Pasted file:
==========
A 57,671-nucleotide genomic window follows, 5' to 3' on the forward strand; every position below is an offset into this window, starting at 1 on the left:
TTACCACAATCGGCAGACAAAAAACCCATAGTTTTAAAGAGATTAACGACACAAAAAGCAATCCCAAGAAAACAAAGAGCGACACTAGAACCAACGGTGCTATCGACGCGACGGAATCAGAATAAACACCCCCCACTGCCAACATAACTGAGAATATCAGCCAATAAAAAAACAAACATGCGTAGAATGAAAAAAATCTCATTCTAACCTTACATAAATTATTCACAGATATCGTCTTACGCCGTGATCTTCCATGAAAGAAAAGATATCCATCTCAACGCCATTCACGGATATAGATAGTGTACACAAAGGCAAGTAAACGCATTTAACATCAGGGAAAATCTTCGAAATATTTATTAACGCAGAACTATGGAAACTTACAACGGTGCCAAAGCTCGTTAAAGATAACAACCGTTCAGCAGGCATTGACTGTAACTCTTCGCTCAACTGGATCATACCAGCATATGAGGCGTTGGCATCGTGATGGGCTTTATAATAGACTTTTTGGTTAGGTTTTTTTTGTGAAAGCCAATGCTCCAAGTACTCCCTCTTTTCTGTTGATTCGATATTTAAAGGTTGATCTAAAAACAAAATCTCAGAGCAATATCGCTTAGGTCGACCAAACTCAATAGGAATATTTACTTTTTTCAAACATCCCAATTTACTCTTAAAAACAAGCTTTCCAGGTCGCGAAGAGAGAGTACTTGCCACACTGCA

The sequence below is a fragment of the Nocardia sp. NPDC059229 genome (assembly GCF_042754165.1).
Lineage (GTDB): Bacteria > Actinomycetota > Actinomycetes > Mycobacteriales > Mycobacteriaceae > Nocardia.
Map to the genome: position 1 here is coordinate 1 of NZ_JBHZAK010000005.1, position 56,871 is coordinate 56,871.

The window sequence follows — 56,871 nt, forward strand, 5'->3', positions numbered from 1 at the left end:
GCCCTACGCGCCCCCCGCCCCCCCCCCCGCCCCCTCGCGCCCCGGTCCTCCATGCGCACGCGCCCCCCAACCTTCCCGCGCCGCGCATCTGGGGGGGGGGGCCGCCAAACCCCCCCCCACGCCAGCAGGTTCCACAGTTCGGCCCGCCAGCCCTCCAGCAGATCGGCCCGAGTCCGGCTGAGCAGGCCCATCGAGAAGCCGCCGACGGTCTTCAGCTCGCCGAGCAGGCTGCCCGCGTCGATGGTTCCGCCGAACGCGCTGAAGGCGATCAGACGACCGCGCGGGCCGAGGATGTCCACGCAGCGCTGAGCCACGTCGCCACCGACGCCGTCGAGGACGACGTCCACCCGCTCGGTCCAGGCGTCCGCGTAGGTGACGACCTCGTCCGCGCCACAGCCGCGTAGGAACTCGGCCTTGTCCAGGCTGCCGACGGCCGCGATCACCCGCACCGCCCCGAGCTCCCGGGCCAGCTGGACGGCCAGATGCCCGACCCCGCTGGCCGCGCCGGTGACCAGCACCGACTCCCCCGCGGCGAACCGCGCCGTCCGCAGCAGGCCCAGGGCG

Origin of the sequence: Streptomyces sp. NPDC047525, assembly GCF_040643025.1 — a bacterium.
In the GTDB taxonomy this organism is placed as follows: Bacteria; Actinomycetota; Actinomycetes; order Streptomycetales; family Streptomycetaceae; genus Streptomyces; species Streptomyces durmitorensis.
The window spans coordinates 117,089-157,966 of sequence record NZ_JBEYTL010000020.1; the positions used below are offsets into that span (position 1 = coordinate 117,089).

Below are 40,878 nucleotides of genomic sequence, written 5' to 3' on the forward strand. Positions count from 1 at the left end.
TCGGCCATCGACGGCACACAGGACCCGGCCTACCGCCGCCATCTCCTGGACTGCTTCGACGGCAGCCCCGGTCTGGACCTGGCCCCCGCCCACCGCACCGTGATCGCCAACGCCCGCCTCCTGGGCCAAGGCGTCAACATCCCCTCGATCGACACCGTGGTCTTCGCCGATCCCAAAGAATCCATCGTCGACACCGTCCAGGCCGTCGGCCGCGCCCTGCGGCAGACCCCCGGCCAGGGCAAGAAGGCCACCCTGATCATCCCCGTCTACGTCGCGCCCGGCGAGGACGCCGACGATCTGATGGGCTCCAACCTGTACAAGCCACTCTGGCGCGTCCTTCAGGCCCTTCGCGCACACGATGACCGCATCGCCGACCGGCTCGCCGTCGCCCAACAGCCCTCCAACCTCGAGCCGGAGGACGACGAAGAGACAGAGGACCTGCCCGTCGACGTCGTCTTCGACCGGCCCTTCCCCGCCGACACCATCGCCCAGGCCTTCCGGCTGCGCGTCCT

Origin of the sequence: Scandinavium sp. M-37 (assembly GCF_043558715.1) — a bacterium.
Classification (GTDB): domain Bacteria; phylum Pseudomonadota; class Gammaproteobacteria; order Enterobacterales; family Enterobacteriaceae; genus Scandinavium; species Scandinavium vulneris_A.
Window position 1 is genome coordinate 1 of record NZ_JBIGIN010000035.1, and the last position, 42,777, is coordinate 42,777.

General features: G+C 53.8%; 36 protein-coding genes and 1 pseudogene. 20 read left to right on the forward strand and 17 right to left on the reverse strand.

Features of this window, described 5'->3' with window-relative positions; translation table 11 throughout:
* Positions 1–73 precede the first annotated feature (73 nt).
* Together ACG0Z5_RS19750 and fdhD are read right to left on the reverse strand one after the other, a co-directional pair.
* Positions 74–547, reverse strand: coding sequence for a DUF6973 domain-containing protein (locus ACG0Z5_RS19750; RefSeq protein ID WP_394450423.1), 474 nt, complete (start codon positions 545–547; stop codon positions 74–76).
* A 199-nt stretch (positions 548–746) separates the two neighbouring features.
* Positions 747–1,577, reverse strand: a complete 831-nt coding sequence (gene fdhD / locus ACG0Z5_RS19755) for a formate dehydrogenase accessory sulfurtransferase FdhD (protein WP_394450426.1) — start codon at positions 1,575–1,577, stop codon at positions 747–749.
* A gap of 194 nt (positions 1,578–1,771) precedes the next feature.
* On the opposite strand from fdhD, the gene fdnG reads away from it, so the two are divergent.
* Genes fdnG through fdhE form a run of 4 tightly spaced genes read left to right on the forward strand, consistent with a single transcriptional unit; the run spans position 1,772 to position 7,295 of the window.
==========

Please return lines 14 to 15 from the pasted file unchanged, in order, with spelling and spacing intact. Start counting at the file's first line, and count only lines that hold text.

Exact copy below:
Classification (GTDB): domain Bacteria; phylum Pseudomonadota; class Gammaproteobacteria; order Enterobacterales; family Enterobacteriaceae; genus Scandinavium; species Scandinavium vulneris_A.
Window position 1 is genome coordinate 1 of record NZ_JBIGIN010000035.1, and the last position, 42,777, is coordinate 42,777.